21. 21. USE OF LISTENING DEVICES – INTERCEPTION ACT  Interception Act  Prohibits the interception of communications passing over a telecommunications systems  Four elements  Listening to or recording, by any means  A communication (speech, sounds, date, text, images, signals)  In its passage over a telecommunications system  Without the knowledge of the person making the communication 21
    22. 22. USE OF LISTENING DEVICES  Covered by Part 4 of the Invasion of Privacy Act 1971  S43(1): a person is guilty of an offence against this Act if the person uses a listening device to overhear, record, monitor or listen to a private conversation 22
    23. 23. USE OF LISTENING DEVICES  Penalty:  Up to 2 years in prison or;  40 penalty units = $4,000  Exception:  s43(2)(a) Where the person using the listening device is a party to the private conversation; or  S43(2)(b) The conversation is unintentionally overheard by means of a telephone 23
    24. 24. USE OF LISTENING DEVICES What is a private conversation?  Any words spoken by one person to another person in circumstances that indicate that those persons desire the words to be heard or listened to only by themselves or themselves and some other person but not circumstances where either person ought reasonably to expect the words may be overheard, recorded, monitored or listened to by some other person. 24
    25. 25. USE OF LISTENING DEVICES  Definition of “private conversation” has a subjective and objective test  Subjective test: Parties must hold a desire for the conversation to be heard by themselves and that the desire is reasonable  Objective test: Private conversation does not include circumstances in which the parties to it ought reasonably to expect that it may be overheard by someone else 25
    26. 26. USE OF LISTENING DEVICES  If you record the information, as a party to the conversation, what can you do with it?  Can‟t communicate or publish the contents to any other person (either the recording or a transcript) unless (s45(2)):  You have the consent of all the parties to a conversation; or  In the course of legal proceedings – civil or criminal before any court, proceedings before any tribunal in which evidence is or may be given and in any part of these proceedings; or  Is not more than is reasonably necessary in the public interest or for the protection of lawful interests of that person.  An offence to publish if it doesn‟t fit these criteria 26
    27. 27. USE OF LISTENING DEVICES  If the evidence of a private conversation has been unlawfully obtained, evidence of the recorded conversation may not be given in any civil or criminal proceedings. (s46)  A person is guilty of an offence if they publish or communicate a private conversation that they have become aware of because of a recording and they were not party to that conversation.  But even if a person, party to a private conversation in the workplace, lawfully records the information it may result in other issues for the employment relationship. 27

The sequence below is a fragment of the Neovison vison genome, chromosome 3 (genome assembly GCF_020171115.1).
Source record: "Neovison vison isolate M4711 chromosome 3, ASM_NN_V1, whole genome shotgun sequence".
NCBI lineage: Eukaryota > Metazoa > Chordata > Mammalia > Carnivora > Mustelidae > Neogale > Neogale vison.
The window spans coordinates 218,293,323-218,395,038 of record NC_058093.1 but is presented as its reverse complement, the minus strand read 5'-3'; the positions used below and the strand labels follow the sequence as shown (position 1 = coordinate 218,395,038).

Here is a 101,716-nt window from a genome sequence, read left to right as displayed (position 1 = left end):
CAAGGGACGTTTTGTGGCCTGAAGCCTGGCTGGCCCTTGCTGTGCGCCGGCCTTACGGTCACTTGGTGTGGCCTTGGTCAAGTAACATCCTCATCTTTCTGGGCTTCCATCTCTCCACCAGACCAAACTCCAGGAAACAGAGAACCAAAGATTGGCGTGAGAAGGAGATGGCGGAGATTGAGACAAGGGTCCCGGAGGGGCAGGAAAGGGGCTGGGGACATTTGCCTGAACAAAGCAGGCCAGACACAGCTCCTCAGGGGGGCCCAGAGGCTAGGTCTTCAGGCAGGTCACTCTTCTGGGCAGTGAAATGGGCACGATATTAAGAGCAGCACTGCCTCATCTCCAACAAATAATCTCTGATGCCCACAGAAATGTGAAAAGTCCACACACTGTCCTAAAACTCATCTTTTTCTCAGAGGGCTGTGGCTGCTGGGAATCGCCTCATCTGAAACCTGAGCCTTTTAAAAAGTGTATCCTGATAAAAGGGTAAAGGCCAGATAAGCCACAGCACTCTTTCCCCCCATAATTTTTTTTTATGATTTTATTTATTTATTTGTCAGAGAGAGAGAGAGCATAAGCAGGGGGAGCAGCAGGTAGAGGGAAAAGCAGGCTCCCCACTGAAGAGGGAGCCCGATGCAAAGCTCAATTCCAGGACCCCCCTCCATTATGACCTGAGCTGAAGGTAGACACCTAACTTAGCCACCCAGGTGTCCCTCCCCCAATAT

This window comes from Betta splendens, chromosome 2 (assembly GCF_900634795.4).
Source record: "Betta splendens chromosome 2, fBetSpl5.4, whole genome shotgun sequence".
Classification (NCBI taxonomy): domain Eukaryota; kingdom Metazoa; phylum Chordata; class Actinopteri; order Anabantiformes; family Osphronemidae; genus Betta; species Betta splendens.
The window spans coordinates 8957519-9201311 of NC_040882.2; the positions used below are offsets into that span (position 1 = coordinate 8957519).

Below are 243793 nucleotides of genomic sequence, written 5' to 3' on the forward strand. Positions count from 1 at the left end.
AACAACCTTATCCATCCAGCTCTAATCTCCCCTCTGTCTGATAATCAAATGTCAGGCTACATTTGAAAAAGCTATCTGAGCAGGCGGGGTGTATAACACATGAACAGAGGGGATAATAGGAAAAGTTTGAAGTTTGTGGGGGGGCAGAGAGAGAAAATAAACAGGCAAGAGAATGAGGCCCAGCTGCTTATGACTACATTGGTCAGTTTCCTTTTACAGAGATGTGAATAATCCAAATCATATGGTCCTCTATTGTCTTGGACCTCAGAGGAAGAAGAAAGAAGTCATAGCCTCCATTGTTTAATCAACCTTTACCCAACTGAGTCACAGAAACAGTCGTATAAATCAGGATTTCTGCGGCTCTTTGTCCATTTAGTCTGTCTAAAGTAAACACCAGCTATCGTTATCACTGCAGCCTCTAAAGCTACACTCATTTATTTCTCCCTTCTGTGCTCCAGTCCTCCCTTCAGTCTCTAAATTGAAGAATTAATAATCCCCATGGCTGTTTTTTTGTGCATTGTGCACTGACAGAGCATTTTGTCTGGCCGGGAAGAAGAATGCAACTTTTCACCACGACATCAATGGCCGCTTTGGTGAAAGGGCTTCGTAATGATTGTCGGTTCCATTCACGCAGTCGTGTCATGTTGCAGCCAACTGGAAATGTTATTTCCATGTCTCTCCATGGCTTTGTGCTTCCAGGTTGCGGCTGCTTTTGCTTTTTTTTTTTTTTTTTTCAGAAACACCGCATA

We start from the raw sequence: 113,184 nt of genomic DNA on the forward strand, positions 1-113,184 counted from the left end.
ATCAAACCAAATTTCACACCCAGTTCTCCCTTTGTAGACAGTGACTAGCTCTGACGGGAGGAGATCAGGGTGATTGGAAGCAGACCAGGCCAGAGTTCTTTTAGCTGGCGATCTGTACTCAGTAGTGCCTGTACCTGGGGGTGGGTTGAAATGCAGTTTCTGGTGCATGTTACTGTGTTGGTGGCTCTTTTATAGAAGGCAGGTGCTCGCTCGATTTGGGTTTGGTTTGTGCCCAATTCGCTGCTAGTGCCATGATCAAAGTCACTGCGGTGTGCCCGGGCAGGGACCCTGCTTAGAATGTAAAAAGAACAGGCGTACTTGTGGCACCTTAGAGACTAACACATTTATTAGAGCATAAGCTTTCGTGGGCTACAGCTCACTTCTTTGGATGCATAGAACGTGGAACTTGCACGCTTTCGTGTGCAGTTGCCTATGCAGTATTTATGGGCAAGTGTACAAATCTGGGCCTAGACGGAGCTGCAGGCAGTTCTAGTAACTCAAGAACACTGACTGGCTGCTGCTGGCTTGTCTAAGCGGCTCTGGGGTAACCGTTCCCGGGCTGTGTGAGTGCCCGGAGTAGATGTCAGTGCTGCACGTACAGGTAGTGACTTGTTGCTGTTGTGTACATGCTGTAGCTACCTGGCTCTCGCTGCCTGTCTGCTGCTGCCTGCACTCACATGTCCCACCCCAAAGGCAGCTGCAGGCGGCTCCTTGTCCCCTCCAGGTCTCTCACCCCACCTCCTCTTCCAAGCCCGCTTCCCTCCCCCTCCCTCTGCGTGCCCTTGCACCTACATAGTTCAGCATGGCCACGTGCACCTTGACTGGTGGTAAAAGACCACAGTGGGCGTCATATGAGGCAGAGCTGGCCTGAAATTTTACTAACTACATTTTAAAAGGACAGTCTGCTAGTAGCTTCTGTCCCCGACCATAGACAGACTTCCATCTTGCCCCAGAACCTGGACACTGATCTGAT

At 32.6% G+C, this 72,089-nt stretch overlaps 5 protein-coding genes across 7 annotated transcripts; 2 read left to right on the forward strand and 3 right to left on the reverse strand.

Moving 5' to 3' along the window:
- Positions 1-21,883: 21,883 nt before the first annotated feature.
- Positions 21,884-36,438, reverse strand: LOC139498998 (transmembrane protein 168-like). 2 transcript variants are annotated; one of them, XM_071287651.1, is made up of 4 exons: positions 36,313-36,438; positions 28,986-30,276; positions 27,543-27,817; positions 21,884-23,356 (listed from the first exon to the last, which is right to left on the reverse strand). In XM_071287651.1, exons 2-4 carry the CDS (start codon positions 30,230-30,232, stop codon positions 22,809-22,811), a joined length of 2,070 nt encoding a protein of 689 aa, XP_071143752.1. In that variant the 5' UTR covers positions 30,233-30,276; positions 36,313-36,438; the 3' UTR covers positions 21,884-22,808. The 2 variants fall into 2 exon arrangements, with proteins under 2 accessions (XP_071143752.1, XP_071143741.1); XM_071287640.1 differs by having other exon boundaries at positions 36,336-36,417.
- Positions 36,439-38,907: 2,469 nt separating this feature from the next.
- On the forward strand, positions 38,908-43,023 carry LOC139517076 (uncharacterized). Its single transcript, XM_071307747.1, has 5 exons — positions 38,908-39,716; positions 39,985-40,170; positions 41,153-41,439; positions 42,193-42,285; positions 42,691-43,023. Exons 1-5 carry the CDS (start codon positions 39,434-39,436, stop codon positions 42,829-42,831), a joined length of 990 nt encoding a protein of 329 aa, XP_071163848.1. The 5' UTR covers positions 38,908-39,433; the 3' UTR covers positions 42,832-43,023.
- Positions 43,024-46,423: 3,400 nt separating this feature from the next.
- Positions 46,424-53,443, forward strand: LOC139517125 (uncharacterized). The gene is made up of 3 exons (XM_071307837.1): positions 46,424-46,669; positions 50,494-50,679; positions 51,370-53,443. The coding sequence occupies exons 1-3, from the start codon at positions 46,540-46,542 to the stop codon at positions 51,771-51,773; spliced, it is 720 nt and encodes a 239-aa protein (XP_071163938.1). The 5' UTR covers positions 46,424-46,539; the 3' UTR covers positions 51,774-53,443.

28. 28. EVIDENCE ACT (CTH)  S138 (1): Evidence that is obtained: a) Improperly or in contravention of an Australian law; or b) In consequence of an impropriety or of a contravention of an Australian law;  is not to be admitted unless the desirability of admitting the evidence outweighs the undesirability of admitting evidence that has been obtained in the way in which the evidence was obtained. 28
    29. 29. EVIDENCE ACT (CTH) (3) Without limiting the matters that the court may take into account under subsection (1), it is to take into account: a) the probative value of the evidence; and b) the importance of the evidence in the proceeding; and c) the nature of the relevant offence, cause of action or defence and the nature of the subject-matter of the proceeding; and d) the gravity of the impropriety or contravention; and e) whether the impropriety or contravention was deliberate or reckless; and f) whether the impropriety or contravention was contrary to or inconsistent with a right of a person recognised by the International Covenant on Civil and Political Rights; g) whether any other proceeding (whether or not in a court) has been or is likely to be taken in relation to the impropriety or contravention; and h) the difficulty (if any) of obtaining the evidence without impropriety or contravention of an Australian law. 29
    30. 30. RECORDINGS IN EVIDENCE  The argument has been tried at FWC that as rules of evidence do not strictly apply that evidence obtained by way of unlawful or covert recordings should be admitted  The argument hasn‟t got very far 30
    31. 31. SECRET USE OF SURVEILLANCE DEVICES  Secret use of surveillance devices by employer or employee, may constitute conduct which breaches the implied term of trust and confidence (even if the conduct did not breach Invasion of Privacy Act).  FWC or Court has discretion to admit evidence (even if illegally obtained) but may exclude such evidence  Obligation to discover documents in any Court discovery process 31
    32. 32. SECRET USE OF SURVEILLANCE DEVICES THOMPSON v JOHN HOLLAND  See Daran Thompson v John Holland Group Pty Ltd [2012] FWA 10363 (Williams C):  Employee secretly taped meeting with managers  Employee played recording of meeting to another co-worker  Evidence Act provides general guidance 32